Graph Neural Networks for Particle Reconstruction in High Energy Physics detectors

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    Pattern recognition problems in high energy physics are notably different from traditional machine learning applications in computer vision. Reconstruction algorithms identify and measure the kinematic properties of particles produced in high energy collisions and recorded with complex detector systems. Two critical applications are the reconstruction of charged particle trajectories in tracking detectors and the reconstruction of particle showers in calorimeters. These two problems have unique challenges and characteristics, but both have high dimensionality, high degree of sparsity, and complex geometric layouts. Graph Neural Networks (GNNs) are a relatively new class of deep learning architectures which can deal with such data effectively, allowing scientists to incorporate domain knowledge in a graph structure and learn powerful representations leveraging that structure to identify patterns of interest. In this work we demonstrate the applicability of GNNs to these two diverse particle reconstruction problems

    A population of gamma-ray emitting globular clusters seen with the Fermi Large Area Telescope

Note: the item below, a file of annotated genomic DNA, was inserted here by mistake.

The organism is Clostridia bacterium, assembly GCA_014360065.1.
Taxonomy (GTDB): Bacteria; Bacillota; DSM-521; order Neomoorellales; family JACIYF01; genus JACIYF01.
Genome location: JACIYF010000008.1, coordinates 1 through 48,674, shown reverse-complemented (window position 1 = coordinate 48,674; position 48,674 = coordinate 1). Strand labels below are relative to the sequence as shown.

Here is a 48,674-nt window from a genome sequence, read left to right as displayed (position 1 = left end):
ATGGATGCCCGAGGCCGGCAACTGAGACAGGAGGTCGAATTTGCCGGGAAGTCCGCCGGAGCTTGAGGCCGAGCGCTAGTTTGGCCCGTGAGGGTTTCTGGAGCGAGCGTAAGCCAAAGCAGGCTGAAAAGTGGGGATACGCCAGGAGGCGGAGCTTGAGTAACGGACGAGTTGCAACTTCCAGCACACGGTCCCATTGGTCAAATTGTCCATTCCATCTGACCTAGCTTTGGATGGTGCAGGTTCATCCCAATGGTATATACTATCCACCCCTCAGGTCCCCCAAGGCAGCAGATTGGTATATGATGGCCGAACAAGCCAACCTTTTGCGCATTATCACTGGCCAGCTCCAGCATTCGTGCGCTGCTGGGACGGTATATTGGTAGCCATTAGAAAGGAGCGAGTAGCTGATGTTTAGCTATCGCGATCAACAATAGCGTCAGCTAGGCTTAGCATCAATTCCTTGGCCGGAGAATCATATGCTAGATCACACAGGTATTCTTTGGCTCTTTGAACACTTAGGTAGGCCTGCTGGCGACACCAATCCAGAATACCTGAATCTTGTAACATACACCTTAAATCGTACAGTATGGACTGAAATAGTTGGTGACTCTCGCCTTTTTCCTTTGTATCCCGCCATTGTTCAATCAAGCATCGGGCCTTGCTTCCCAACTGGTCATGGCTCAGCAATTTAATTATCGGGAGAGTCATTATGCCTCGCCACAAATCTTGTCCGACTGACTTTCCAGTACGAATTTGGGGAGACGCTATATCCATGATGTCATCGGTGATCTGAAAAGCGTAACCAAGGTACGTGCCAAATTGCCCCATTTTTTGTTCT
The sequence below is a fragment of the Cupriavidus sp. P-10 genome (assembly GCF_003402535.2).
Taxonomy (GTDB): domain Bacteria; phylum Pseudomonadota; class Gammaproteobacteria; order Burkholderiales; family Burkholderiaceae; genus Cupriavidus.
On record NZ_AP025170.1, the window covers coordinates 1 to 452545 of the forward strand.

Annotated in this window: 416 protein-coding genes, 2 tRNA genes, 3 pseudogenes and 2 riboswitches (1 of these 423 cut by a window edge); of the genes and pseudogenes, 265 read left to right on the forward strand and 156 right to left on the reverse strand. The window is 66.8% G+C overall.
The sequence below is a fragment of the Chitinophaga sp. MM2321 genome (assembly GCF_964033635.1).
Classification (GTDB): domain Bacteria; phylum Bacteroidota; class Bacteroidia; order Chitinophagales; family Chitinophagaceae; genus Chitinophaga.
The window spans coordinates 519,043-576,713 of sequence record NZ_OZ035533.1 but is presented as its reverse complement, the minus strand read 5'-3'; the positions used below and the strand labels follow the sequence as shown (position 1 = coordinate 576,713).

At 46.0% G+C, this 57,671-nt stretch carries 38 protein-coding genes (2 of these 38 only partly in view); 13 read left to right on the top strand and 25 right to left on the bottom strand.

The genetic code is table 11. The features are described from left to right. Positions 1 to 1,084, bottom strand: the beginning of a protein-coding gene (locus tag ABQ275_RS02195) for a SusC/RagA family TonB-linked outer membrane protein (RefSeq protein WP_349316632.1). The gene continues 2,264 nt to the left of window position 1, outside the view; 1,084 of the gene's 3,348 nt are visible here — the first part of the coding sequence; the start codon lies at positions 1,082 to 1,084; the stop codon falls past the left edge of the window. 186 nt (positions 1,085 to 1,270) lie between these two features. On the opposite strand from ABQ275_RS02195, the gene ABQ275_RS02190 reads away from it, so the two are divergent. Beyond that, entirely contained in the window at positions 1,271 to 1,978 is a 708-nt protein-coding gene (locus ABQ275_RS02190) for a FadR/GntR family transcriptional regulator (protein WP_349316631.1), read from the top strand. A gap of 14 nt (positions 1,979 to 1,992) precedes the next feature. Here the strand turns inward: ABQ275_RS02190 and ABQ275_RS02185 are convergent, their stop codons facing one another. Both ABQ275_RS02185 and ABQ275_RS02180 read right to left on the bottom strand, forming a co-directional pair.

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    Globular clusters with their large populations of millisecond pulsars (MSPs) are believed to be potential emitters of high-energy gamma-ray emission. Our goal is to constrain the millisecond pulsar populations in globular clusters from analysis of gamma-ray observations. We use 546 days of continuous sky-survey observations obtained with the Large Area Telescope aboard the Fermi Gamma-ray Space Telescope to study the gamma-ray emission towards 13 globular clusters. Steady point-like high-energy gamma-ray emission has been significantly detected towards 8 globular clusters. Five of them (47 Tucanae, Omega Cen, NGC 6388, Terzan 5, and M 28) show hard spectral power indices (0.7<Γ<1.4)(0.7 < \Gamma <1.4) and clear evidence for an exponential cut-off in the range 1.0-2.6 GeV, which is the characteristic signature of magnetospheric emission from MSPs. Three of them (M 62, NGC 6440 and NGC 6652) also show hard spectral indices (1.0<Γ<1.7)(1.0 < \Gamma < 1.7), however the presence of an exponential cut-off can not be unambiguously established. Three of them (Omega Cen, NGC 6388, NGC 6652) have no known radio or X-ray MSPs yet still exhibit MSP spectral properties. From the observed gamma-ray luminosities, we estimate the total number of MSPs that is expected to be present in these globular clusters. We show that our estimates of the MSP population correlate with the stellar encounter rate and we estimate 2600-4700 MSPs in Galactic globular clusters, commensurate with previous estimates. The observation of high-energy gamma-ray emission from a globular cluster thus provides a reliable independent method to assess their millisecond pulsar populations that can be used to make constraints on the original neutron star X-ray binary population, essential for understanding the importance of binary systems in slowing the inevitable core collapse of globular clusters.Comment: Accepted for publication in A&A. Corresponding authors: J. Kn\"odlseder, N. Webb, B. Pancraz